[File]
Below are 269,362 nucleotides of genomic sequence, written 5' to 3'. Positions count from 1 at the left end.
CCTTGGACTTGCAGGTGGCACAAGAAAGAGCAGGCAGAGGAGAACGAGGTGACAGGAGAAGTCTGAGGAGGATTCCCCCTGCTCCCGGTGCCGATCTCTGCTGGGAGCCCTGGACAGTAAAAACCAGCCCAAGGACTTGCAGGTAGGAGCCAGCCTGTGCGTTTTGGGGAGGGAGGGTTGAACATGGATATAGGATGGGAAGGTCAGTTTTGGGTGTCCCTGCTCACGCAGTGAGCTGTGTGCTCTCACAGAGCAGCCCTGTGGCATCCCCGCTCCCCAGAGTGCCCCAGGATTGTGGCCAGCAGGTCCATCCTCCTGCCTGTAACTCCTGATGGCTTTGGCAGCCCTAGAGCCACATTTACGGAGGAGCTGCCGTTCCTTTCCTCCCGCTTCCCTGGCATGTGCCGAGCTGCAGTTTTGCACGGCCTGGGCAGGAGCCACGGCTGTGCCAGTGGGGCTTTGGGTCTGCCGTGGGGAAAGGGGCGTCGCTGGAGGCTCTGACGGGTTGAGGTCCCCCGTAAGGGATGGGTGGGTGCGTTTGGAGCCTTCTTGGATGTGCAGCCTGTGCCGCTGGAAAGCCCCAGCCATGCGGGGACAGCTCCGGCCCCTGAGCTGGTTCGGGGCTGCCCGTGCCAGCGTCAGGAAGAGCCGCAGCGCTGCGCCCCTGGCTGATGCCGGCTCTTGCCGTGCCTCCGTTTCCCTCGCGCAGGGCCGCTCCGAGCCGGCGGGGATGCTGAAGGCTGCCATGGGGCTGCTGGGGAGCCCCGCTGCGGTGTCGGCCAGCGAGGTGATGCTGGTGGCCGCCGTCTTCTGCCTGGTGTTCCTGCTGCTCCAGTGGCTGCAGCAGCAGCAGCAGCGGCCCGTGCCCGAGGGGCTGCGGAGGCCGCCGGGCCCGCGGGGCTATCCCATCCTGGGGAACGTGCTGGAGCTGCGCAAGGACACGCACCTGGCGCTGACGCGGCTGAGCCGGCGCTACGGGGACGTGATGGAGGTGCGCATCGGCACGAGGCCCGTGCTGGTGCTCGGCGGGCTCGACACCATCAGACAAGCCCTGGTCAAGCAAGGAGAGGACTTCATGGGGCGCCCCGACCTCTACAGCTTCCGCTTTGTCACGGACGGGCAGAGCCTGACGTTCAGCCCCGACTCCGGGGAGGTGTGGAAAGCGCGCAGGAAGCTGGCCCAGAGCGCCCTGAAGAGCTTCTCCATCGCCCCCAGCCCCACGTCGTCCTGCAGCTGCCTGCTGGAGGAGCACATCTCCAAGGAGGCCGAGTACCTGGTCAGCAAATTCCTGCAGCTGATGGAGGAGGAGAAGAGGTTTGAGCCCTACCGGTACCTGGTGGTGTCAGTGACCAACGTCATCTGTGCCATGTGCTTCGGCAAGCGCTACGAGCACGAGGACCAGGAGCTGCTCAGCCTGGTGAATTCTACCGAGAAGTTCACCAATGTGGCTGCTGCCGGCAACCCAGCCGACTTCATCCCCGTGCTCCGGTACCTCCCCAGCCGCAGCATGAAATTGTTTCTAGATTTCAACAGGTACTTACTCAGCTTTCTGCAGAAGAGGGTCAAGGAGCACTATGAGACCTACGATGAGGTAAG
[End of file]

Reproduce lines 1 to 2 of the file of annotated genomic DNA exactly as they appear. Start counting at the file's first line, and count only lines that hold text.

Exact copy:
Below are 269,362 nucleotides of genomic sequence, written 5' to 3'. Positions count from 1 at the left end.
CCTTGGACTTGCAGGTGGCACAAGAAAGAGCAGGCAGAGGAGAACGAGGTGACAGGAGAAGTCTGAGGAGGATTCCCCCTGCTCCCGGTGCCGATCTCTGCTGGGAGCCCTGGACAGTAAAAACCAGCCCAAGGACTTGCAGGTAGGAGCCAGCCTGTGCGTTTTGGGGAGGGAGGGTTGAACATGGATATAGGATGGGAAGGTCAGTTTTGGGTGTCCCTGCTCACGCAGTGAGCTGTGTGCTCTCACAGAGCAGCCCTGTGGCATCCCCGCTCCCCAGAGTGCCCCAGGATTGTGGCCAGCAGGTCCATCCTCCTGCCTGTAACTCCTGATGGCTTTGGCAGCCCTAGAGCCACATTTACGGAGGAGCTGCCGTTCCTTTCCTCCCGCTTCCCTGGCATGTGCCGAGCTGCAGTTTTGCACGGCCTGGGCAGGAGCCACGGCTGTGCCAGTGGGGCTTTGGGTCTGCCGTGGGGAAAGGGGCGTCGCTGGAGGCTCTGACGGGTTGAGGTCCCCCGTAAGGGATGGGTGGGTGCGTTTGGAGCCTTCTTGGATGTGCAGCCTGTGCCGCTGGAAAGCCCCAGCCATGCGGGGACAGCTCCGGCCCCTGAGCTGGTTCGGGGCTGCCCGTGCCAGCGTCAGGAAGAGCCGCAGCGCTGCGCCCCTGGCTGATGCCGGCTCTTGCCGTGCCTCCGTTTCCCTCGCGCAGGGCCGCTCCGAGCCGGCGGGGATGCTGAAGGCTGCCATGGGGCTGCTGGGGAGCCCCGCTGCGGTGTCGGCCAGCGAGGTGATGCTGGTGGCCGCCGTCTTCTGCCTGGTGTTCCTGCTGCTCCAGTGGCTGCAGCAGCAGCAGCAGCGGCCCGTGCCCGAGGGGCTGCGGAGGCCGCCGGGCCCGCGGGGCTATCCCATCCTGGGGAACGTGCTGGAGCTGCGCAAGGACACGCACCTGGCGCTGACGCGGCTGAGCCGGCGCTACGGGGACGTGATGGAGGTGCGCATCGGCACGAGGCCCGTGCTGGTGCTCGGCGGGCTCGACACCATCAGACAAGCCCTGGTCAAGCAAGGAGAGGACTTCATGGGGCGCCCCGACCTCTACAGCTTCCGCTTTGTCACGGACGGGCAGAGCCTGACGTTCAGCCCCGACTCCGGGGAGGTGTGGAAAGCGCGCAGGAAGCTGGCCCAGAGCGCCCTGAAGAGCTTCTCCATCGCCCCCAGCCCCACGTCGTCCTGCAGCTGCCTGCTGGAGGAGCACATCTCCAAGGAGGCCGAGTACCTGGTCAGCAAATTCCTGCAGCTGATGGAGGAGGAGAAGAGGTTTGAGCCCTACCGGTACCTGGTGGTGTCAGTGACCAACGTCATCTGTGCCATGTGCTTCGGCAAGCGCTACGAGCACGAGGACCAGGAGCTGCTCAGCCTGGTGAATTCTACCGAGAAGTTCACCAATGTGGCTGCTGCCGGCAACCCAGCCGACTTCATCCCCGTGCTCCGGTACCTCCCCAGCCGCAGCATGAAATTGTTTCTAGATTTCAACAGGTACTTACTCAGCTTTCTGCAGAAGAGGGTCAAGGAGCACTATGAGACCTACGATGAGGTAAG